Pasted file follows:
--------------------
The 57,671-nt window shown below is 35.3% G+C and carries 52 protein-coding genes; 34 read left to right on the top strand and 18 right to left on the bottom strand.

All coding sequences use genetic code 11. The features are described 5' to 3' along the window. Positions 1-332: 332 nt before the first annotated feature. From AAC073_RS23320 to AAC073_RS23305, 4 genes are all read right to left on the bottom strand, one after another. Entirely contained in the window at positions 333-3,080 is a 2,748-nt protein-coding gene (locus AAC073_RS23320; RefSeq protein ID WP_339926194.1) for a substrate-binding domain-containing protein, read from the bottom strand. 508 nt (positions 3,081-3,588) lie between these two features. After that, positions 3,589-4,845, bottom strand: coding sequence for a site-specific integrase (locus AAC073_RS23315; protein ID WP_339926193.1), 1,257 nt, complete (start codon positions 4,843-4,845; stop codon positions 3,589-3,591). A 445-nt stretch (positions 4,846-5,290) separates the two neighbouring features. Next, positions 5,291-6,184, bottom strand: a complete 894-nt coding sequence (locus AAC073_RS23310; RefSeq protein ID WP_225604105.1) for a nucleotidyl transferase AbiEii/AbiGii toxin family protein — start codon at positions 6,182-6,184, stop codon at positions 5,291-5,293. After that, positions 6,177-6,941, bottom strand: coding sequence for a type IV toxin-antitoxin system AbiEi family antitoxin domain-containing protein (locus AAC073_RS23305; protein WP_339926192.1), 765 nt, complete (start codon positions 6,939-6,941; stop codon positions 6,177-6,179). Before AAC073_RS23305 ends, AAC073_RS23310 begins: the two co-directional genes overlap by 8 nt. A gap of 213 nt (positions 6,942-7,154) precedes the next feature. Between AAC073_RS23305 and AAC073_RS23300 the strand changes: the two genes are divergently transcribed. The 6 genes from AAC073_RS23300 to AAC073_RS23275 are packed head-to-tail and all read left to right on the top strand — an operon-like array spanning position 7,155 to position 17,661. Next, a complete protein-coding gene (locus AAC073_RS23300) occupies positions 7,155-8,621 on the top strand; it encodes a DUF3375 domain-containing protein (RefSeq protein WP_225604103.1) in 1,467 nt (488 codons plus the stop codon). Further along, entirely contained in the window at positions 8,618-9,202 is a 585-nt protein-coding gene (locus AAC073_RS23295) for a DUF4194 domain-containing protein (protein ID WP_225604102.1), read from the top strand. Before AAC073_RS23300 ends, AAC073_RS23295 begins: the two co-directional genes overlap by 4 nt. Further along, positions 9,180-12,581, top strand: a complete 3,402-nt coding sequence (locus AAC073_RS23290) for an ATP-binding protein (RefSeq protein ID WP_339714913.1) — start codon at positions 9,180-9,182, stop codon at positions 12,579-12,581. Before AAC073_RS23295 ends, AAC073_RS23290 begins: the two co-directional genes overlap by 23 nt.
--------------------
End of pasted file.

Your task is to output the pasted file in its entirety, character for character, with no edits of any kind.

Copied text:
The 57,671-nt window shown below is 35.3% G+C and carries 52 protein-coding genes; 34 read left to right on the top strand and 18 right to left on the bottom strand.

All coding sequences use genetic code 11. The features are described 5' to 3' along the window. Positions 1-332: 332 nt before the first annotated feature. From AAC073_RS23320 to AAC073_RS23305, 4 genes are all read right to left on the bottom strand, one after another. Entirely contained in the window at positions 333-3,080 is a 2,748-nt protein-coding gene (locus AAC073_RS23320; RefSeq protein ID WP_339926194.1) for a substrate-binding domain-containing protein, read from the bottom strand. 508 nt (positions 3,081-3,588) lie between these two features. After that, positions 3,589-4,845, bottom strand: coding sequence for a site-specific integrase (locus AAC073_RS23315; protein ID WP_339926193.1), 1,257 nt, complete (start codon positions 4,843-4,845; stop codon positions 3,589-3,591). A 445-nt stretch (positions 4,846-5,290) separates the two neighbouring features. Next, positions 5,291-6,184, bottom strand: a complete 894-nt coding sequence (locus AAC073_RS23310; RefSeq protein ID WP_225604105.1) for a nucleotidyl transferase AbiEii/AbiGii toxin family protein — start codon at positions 6,182-6,184, stop codon at positions 5,291-5,293. After that, positions 6,177-6,941, bottom strand: coding sequence for a type IV toxin-antitoxin system AbiEi family antitoxin domain-containing protein (locus AAC073_RS23305; protein WP_339926192.1), 765 nt, complete (start codon positions 6,939-6,941; stop codon positions 6,177-6,179). Before AAC073_RS23305 ends, AAC073_RS23310 begins: the two co-directional genes overlap by 8 nt. A gap of 213 nt (positions 6,942-7,154) precedes the next feature. Between AAC073_RS23305 and AAC073_RS23300 the strand changes: the two genes are divergently transcribed. The 6 genes from AAC073_RS23300 to AAC073_RS23275 are packed head-to-tail and all read left to right on the top strand — an operon-like array spanning position 7,155 to position 17,661. Next, a complete protein-coding gene (locus AAC073_RS23300) occupies positions 7,155-8,621 on the top strand; it encodes a DUF3375 domain-containing protein (RefSeq protein WP_225604103.1) in 1,467 nt (488 codons plus the stop codon). Further along, entirely contained in the window at positions 8,618-9,202 is a 585-nt protein-coding gene (locus AAC073_RS23295) for a DUF4194 domain-containing protein (protein ID WP_225604102.1), read from the top strand. Before AAC073_RS23300 ends, AAC073_RS23295 begins: the two co-directional genes overlap by 4 nt. Further along, positions 9,180-12,581, top strand: a complete 3,402-nt coding sequence (locus AAC073_RS23290) for an ATP-binding protein (RefSeq protein ID WP_339714913.1) — start codon at positions 9,180-9,182, stop codon at positions 12,579-12,581. Before AAC073_RS23295 ends, AAC073_RS23290 begins: the two co-directional genes overlap by 23 nt.